My name is LaShawn Simmons and I’m a senior at Brandeis University majoring in African and Afro-American Studies with minors in Anthropology, Art History, and Creativity, the Arts and Social Transformation (CAST). I firmly believe the arts have the ability to inspire and provide innovative approaches to solving and investigating social issues. I’ve been able to see this through my work editing and art programming, as chief editor and founder of Ebony Axis, a zine that features and anthologizes the beautiful and varied narratives of Black women on Brandeis campus via poetry, prose, and the visual arts; and through collaborating with the Rose Art Museum and Dr. Cynthia Cohen on three salons featuring artist in residence Jane Sapp, who utilizes artistic expression as a form of social change. Outside of Brandeis, I was able to support local Boston youth in expressing themselves through film and photography with the Transformative Culture Project as a Eli J. & Phyllis N. Segal Citizen Leadership Fellow this past summer.
I am thrilled to continue similar work as a current Sherman H. Starr Family curatorial intern at the Rose Art Museum. For my CAST capstone project, I plan to produce a photography series and a collection of poems profiling and exploring the social significance of auxiliary dance group, Toxic. After graduation, I’m excited to explore career opportunities centering the arts and social transformation in the Greater Boston Area or Atlanta before pursuing a graduate degree.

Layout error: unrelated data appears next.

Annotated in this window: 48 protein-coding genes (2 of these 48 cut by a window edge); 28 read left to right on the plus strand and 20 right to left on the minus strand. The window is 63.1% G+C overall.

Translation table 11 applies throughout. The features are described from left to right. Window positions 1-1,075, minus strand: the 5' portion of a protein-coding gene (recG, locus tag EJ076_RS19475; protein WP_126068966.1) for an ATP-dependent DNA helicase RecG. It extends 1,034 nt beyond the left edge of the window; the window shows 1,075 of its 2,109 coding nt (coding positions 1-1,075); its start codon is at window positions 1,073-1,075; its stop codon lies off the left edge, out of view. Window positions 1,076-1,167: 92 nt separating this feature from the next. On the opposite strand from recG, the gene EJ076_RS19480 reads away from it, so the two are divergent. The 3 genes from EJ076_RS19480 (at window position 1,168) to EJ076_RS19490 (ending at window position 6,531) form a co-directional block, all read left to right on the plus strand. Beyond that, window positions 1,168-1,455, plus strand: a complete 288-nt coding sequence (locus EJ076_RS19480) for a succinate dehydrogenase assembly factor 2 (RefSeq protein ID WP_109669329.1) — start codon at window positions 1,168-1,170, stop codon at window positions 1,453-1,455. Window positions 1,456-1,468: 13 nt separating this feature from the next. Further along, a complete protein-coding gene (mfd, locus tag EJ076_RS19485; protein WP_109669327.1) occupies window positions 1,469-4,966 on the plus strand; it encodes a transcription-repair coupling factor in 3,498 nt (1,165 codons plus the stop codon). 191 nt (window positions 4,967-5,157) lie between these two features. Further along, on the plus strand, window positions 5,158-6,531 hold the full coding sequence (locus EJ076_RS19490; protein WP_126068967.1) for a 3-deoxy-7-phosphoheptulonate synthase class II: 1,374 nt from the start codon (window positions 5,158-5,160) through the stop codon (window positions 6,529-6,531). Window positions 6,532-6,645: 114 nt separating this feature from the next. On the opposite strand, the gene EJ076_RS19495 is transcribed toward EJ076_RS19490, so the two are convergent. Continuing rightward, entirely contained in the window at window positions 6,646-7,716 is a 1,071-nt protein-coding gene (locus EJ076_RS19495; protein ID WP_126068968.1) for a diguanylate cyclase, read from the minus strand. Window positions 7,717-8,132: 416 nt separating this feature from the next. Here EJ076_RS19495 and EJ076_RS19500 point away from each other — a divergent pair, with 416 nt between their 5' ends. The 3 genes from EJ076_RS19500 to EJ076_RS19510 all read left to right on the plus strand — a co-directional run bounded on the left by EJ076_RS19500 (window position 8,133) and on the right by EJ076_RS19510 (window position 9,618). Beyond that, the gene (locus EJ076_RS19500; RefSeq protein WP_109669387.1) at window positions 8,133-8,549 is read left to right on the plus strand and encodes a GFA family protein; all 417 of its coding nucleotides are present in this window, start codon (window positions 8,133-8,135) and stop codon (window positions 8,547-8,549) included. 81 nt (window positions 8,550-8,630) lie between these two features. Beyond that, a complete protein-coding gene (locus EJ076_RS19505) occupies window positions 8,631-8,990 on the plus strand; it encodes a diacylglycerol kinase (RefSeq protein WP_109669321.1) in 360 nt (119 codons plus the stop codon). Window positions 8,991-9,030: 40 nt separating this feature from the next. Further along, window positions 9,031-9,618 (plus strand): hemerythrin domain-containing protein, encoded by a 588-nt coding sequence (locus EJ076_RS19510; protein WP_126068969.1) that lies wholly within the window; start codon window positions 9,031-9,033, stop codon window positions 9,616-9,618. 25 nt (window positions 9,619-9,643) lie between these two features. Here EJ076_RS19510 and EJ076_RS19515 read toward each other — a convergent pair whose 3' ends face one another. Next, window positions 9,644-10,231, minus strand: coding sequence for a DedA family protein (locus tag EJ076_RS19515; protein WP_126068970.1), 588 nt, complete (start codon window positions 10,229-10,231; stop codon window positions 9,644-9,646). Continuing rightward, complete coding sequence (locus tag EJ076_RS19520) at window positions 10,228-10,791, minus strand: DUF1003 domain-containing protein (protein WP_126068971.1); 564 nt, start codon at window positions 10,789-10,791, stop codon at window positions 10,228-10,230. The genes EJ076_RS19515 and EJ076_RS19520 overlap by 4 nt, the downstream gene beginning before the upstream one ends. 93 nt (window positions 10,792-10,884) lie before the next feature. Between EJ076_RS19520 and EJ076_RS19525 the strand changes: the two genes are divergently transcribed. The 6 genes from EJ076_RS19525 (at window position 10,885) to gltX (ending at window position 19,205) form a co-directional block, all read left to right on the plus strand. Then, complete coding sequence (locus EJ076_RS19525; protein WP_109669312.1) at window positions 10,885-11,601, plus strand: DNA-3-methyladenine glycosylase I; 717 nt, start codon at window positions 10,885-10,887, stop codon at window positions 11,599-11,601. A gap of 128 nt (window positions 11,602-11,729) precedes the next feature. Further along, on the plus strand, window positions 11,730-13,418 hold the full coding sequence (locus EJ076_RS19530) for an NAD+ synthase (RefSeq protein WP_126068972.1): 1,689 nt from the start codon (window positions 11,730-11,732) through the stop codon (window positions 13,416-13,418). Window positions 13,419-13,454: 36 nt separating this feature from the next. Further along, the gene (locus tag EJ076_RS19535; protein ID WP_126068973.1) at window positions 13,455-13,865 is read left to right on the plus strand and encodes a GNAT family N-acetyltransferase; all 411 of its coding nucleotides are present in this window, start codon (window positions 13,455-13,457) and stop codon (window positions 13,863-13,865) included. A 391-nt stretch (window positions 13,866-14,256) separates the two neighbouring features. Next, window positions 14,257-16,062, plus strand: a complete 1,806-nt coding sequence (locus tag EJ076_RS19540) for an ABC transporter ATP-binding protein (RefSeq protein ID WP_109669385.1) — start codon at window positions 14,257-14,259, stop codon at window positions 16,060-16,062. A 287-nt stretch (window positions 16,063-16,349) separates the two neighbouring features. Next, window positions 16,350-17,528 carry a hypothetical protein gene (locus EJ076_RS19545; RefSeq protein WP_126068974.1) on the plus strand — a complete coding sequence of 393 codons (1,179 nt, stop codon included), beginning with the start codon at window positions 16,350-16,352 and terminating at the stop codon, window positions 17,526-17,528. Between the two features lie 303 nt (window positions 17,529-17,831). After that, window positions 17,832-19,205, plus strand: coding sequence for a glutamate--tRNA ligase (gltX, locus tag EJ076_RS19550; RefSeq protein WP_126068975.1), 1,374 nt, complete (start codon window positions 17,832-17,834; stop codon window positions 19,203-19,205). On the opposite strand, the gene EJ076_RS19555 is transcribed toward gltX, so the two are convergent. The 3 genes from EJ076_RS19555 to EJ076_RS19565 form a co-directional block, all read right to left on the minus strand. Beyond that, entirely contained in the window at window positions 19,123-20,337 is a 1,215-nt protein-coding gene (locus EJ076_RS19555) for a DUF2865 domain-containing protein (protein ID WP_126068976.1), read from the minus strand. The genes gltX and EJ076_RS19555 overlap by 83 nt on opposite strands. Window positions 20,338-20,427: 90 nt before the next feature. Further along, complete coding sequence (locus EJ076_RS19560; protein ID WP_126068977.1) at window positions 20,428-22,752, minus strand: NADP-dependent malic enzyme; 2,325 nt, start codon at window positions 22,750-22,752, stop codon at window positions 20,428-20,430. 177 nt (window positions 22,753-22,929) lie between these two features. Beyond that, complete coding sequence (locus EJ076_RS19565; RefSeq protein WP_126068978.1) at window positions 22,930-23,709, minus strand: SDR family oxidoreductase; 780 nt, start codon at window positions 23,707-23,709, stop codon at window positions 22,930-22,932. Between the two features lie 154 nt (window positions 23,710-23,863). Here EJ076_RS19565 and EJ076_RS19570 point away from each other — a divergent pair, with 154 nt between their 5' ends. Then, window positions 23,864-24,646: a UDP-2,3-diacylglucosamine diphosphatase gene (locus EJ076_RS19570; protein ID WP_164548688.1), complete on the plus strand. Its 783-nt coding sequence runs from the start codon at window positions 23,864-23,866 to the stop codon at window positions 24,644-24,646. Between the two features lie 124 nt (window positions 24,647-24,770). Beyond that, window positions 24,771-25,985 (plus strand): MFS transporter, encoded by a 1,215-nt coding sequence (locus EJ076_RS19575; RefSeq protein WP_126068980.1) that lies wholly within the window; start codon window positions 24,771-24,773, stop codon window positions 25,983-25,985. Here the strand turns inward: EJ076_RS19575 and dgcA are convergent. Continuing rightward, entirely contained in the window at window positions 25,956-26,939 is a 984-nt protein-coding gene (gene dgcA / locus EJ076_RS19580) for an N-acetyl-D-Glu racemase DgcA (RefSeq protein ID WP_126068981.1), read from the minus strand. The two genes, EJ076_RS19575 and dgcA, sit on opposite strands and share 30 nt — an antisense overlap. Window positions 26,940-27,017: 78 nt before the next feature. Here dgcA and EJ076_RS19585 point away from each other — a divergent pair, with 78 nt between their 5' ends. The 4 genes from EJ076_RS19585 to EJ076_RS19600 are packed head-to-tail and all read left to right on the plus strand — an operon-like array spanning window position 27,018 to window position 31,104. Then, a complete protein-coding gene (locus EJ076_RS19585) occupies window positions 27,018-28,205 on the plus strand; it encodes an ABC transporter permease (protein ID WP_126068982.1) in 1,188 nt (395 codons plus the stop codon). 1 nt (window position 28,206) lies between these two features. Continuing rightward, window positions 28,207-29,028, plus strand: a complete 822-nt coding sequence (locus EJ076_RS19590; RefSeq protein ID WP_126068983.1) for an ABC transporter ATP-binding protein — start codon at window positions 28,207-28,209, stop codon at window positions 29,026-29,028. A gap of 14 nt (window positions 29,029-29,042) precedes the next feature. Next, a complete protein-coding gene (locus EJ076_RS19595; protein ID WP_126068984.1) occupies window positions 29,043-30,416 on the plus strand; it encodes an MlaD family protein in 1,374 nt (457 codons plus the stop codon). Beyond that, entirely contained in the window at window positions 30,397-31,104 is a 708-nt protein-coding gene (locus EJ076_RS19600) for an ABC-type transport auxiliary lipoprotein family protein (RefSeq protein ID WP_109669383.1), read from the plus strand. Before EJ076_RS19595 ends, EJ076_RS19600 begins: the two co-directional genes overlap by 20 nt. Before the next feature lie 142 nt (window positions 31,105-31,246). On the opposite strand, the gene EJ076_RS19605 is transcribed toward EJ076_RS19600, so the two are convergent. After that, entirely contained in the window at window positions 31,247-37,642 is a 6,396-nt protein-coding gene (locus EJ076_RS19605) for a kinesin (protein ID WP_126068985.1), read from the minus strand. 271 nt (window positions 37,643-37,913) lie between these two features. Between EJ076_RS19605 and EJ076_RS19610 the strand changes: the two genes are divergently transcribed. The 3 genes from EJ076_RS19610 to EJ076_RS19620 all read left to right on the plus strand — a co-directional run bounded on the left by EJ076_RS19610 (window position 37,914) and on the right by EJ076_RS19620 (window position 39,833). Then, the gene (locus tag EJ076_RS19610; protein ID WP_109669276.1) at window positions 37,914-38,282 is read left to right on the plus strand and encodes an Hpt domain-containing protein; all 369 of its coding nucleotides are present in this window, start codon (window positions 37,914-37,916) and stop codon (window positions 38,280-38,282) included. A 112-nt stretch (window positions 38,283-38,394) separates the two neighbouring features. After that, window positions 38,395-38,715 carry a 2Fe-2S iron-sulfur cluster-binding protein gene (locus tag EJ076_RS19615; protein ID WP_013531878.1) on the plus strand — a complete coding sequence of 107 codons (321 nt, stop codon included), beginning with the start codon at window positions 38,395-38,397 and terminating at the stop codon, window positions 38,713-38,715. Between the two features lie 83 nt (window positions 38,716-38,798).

My name is Maggie Ziegel, I’m from Toronto, Canada, and the CAST program has made me fall in love with art’s relationship to activism. In my four years in the minor, I have stretched myself immensely in the name of art and social justice. I performed in different theatrical performances that challenged norms and societal bounds. I began writing poetry that made a statement, then began performing in many slam poetry competitions (sometimes even winning them!). In the last six months I have begun doing sculpture, and learning about how I can influence perceptions with my hands and the objects they come across. The CAST minor has taught me so much about the absolute vitality of art in any social change, and about the power of a creative mind. You don’t need to be the best sculptor, actor, rapper, etc. to be successful in making social change with your creativity; you just need to be open to learning and using new lenses with which to look at the world. Without CAST, I doubt I would have begun sculpting, and now, in spring semester 2018, I’ve had my first full-size installation up on campus. After graduation, I have absolutely no clue what is next for me, but I know for a fact that CAST and its principles and lessons will stay with me forever. Thanks to the CAST minor, I will never stop creating, I will never stop organizing, and I will never stop learning.